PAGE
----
Reinstating COLA, gutting investment staff and moving to index funds on the agenda.
Ohio State Teachers' Retirement System, Columbus, faces a key board election in the spring that could tilt the balance to a group of self-proclaimed reform trustees.
The reformers support restoring a permanent cost-of-living adjustment, funded by cost cutting, including a move to passive investing and significant cuts to the $90.1 billion plan's investment staff.
The reform trustees have been spurred on by a grassroots movement of retirees and active Ohio teachers angry about reduced or eliminated annual cost-of-living adjustments.
Rudy Fichtenbaum, one of the current reform trustees and retired professor of economics at Wright State University, said in an interview: "Members really feel that we're paying big bonuses to people to do investing and with really no path that we can see toward keeping those promises."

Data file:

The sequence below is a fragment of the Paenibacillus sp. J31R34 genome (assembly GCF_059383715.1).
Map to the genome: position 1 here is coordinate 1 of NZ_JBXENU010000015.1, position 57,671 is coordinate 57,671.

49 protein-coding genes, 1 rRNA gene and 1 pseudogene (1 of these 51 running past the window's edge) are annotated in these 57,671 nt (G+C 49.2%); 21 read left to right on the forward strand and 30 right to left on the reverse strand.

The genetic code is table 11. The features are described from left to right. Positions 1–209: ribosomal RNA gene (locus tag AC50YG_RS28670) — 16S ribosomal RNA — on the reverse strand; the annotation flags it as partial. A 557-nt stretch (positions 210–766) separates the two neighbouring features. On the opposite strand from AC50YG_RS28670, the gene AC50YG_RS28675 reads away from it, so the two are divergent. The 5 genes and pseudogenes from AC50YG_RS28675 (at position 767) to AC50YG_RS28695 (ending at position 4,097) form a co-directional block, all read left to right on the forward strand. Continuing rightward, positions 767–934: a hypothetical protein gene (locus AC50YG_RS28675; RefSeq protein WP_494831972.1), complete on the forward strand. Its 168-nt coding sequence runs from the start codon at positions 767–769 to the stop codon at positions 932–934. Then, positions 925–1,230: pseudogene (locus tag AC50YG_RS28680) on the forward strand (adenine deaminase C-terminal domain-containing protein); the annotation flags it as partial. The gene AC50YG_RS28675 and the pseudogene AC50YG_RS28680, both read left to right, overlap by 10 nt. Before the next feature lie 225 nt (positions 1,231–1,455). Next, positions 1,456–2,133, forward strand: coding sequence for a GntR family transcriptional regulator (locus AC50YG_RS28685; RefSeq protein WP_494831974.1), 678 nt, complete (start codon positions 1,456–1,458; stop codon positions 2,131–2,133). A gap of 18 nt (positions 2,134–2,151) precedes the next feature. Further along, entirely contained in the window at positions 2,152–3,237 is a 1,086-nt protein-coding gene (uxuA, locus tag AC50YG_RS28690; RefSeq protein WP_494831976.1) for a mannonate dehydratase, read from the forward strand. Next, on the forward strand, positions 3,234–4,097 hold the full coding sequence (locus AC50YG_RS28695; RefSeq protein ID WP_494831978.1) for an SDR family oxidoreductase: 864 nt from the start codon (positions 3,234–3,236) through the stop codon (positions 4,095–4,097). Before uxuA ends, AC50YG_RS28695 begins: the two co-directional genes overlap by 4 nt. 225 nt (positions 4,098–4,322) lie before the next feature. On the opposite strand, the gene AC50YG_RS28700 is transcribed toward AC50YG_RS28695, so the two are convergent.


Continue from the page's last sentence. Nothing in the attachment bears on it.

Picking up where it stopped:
"One of the major issues that STRS faces is the problem of the cash outflows that we have but a lot of what people, I think, are very upset about is being told that everything is wonderful, everything is great, we're the best, there's nothing wrong and not admitting what people are feeling here," said Fichtenbaum.
Fichtenbaum said that participants' anger over reduced benefits is the issue, and that STRS has not prioritized restoring those benefits like he believes they should.
"We could do better with index investing although that alone is not likely at this point to solve our problem," said Fichtenbaum.